After the feeling of ultimate victory had subsided, I began to consider whether the officer’s behavior was excusable. In the Africa Lonely Planet guide, a common boarder crossing bribery scam is described in which the author maintains that the officials “shouldn’t be blamed since they have probably have not been paid in months” (I tried to find the page number and exact quote, but the book is over 1000 pages and I failed to relocate it). During the Safari with Jes’s family, I overheard a tourist who was telling a story of how a guard demanded a bribe at a boarder crossing. He finished the story with an air of nonchalance, saying, “hey, he probably needed the money right?” I don’t know why this type of rationalization is so common. Perhaps it is fueled by a sense of guilt arising from witnessing the poverty that is so common in Africa. Perhaps people are masking their embarrassment of being cheated. Maybe stereotypes have made people so expectant, they don’t think twice.
It is very gracious to dismiss corrupt behavior as the product of poverty, however I worry such sentiments are more of an excuse than a cause. I am not about to begrudge a mother or father that steals to feed their family, but how often is bribery done out of necessity? In my bribery experience, the immigration official had a government job, and was therefore relatively affluent. We need to be careful to not excuse behavior that has such severe consequences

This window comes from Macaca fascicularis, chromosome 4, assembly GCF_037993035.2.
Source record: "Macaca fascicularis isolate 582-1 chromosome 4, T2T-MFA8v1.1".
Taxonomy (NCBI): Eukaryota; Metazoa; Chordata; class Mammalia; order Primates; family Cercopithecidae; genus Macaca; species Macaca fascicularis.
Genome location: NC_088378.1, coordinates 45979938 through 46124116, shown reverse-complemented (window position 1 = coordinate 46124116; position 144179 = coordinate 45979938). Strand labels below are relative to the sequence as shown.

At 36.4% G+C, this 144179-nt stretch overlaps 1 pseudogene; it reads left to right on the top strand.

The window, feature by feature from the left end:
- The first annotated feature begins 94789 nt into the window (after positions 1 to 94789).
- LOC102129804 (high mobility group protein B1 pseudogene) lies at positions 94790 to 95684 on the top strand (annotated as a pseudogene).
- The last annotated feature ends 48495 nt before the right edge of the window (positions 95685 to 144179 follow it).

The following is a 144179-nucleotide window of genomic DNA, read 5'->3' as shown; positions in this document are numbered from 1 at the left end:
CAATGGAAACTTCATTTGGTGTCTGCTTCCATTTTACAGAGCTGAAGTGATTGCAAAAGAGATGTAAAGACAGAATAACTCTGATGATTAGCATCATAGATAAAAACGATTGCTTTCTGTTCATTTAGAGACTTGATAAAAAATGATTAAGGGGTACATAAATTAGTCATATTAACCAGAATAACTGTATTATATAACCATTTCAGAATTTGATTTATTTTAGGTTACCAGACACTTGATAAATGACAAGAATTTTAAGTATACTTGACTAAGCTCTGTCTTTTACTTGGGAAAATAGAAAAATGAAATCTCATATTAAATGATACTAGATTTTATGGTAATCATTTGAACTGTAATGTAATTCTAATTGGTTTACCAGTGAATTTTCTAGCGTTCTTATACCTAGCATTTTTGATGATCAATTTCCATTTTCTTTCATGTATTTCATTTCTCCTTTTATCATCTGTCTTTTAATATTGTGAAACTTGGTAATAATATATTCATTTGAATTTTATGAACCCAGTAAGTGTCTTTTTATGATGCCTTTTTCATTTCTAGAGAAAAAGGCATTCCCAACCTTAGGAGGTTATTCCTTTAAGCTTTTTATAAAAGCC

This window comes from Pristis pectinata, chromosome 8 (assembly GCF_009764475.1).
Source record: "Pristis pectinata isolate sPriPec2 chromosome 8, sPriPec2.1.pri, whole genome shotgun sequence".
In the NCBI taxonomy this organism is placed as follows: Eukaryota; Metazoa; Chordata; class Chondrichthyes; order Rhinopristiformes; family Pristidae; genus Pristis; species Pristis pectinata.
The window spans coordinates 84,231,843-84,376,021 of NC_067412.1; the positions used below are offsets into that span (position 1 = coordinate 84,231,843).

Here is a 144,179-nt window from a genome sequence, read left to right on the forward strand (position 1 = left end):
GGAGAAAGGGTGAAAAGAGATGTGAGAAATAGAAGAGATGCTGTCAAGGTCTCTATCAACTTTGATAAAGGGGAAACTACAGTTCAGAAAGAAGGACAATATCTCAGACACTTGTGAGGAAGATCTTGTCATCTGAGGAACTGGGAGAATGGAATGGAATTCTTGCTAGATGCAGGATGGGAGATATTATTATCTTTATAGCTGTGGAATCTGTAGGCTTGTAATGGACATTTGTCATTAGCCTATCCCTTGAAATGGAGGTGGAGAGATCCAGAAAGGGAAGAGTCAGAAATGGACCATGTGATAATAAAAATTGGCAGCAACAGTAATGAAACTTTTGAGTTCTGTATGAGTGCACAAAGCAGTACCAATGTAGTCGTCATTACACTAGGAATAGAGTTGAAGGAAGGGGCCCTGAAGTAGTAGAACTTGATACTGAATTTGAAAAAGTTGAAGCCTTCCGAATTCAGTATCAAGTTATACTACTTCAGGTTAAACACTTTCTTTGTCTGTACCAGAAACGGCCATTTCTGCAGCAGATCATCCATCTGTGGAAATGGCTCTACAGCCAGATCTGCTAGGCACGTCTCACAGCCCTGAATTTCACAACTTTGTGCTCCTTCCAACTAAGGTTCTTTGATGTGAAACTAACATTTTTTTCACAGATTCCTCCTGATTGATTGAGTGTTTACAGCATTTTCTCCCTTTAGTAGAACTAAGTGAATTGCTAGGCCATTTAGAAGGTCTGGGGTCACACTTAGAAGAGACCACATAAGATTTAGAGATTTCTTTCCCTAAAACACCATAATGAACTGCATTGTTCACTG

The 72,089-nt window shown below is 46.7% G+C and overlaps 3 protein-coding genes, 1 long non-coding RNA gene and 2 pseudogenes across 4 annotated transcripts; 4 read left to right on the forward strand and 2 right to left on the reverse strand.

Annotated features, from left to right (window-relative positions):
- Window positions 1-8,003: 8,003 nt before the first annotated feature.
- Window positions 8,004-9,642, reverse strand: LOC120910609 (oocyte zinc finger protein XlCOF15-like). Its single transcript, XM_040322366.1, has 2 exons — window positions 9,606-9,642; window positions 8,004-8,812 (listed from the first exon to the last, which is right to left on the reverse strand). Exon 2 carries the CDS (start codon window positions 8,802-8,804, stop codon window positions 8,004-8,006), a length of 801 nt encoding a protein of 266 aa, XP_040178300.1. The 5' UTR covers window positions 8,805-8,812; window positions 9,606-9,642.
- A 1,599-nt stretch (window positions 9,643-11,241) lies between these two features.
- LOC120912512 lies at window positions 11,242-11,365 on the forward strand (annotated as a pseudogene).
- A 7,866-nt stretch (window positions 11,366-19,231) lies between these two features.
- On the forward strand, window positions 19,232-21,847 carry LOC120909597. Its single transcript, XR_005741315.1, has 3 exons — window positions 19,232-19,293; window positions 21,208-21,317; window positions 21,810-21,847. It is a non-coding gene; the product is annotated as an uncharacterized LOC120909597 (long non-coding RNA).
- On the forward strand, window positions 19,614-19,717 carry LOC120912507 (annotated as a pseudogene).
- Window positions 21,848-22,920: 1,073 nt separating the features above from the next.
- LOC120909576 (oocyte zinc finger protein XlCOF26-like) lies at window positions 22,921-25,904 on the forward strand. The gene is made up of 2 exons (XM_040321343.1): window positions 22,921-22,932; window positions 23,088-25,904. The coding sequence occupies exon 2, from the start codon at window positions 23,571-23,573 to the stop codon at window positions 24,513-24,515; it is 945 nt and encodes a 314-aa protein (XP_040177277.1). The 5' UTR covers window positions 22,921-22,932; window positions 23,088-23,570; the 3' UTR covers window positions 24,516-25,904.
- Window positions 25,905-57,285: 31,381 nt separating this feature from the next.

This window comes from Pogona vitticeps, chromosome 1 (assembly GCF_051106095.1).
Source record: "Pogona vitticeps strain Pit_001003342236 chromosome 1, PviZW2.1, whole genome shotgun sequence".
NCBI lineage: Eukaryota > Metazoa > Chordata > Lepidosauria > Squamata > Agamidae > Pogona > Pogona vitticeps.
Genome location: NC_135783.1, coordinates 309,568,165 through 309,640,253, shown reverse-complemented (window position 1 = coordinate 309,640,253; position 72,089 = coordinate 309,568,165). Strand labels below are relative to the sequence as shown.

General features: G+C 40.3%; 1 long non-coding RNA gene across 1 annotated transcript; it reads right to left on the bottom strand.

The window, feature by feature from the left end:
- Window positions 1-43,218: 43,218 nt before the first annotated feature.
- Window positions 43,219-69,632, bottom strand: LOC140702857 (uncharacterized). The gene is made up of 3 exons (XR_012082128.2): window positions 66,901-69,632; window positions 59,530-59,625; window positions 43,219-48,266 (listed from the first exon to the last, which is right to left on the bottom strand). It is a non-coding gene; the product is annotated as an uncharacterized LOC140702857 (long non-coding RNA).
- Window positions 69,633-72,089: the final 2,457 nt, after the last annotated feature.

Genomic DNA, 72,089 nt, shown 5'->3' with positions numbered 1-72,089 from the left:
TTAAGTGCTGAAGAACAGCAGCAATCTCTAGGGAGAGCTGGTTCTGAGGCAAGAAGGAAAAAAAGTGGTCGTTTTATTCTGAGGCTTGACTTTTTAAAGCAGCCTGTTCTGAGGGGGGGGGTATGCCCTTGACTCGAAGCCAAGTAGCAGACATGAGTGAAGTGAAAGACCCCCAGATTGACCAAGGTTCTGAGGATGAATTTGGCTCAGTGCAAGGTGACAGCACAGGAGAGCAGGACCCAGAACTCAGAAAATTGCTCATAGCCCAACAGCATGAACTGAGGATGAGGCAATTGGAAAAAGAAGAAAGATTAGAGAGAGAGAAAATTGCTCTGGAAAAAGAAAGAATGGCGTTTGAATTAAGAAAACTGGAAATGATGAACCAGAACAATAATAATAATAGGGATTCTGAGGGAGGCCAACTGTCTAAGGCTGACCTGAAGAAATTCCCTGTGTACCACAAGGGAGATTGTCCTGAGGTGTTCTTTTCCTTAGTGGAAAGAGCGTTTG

Every time a tourist pays a bribe, they are assuaging a personal risk but increasing the likelihood future travelers will encounter a dangerous situation. They are also contributing to a system of corruption that is holding back Africa. When encountering bribery, I would never encourage anyone to put themselves in physical danger, but safe countermeasures can taken. Have your documentation ready, have numbers you can call, and of course, don’t break laws or overstay visas. Most bribery occurs when the victim is at least a little at fault. If you are in the wrong, try to work through official channels even if it is inconvenient. If your relative affluence makes you uncomfortable when traveling in a poor country, donate your time or money to an NGO, but please, don’t allow a sense of guilt to rationalize corrupt behavior.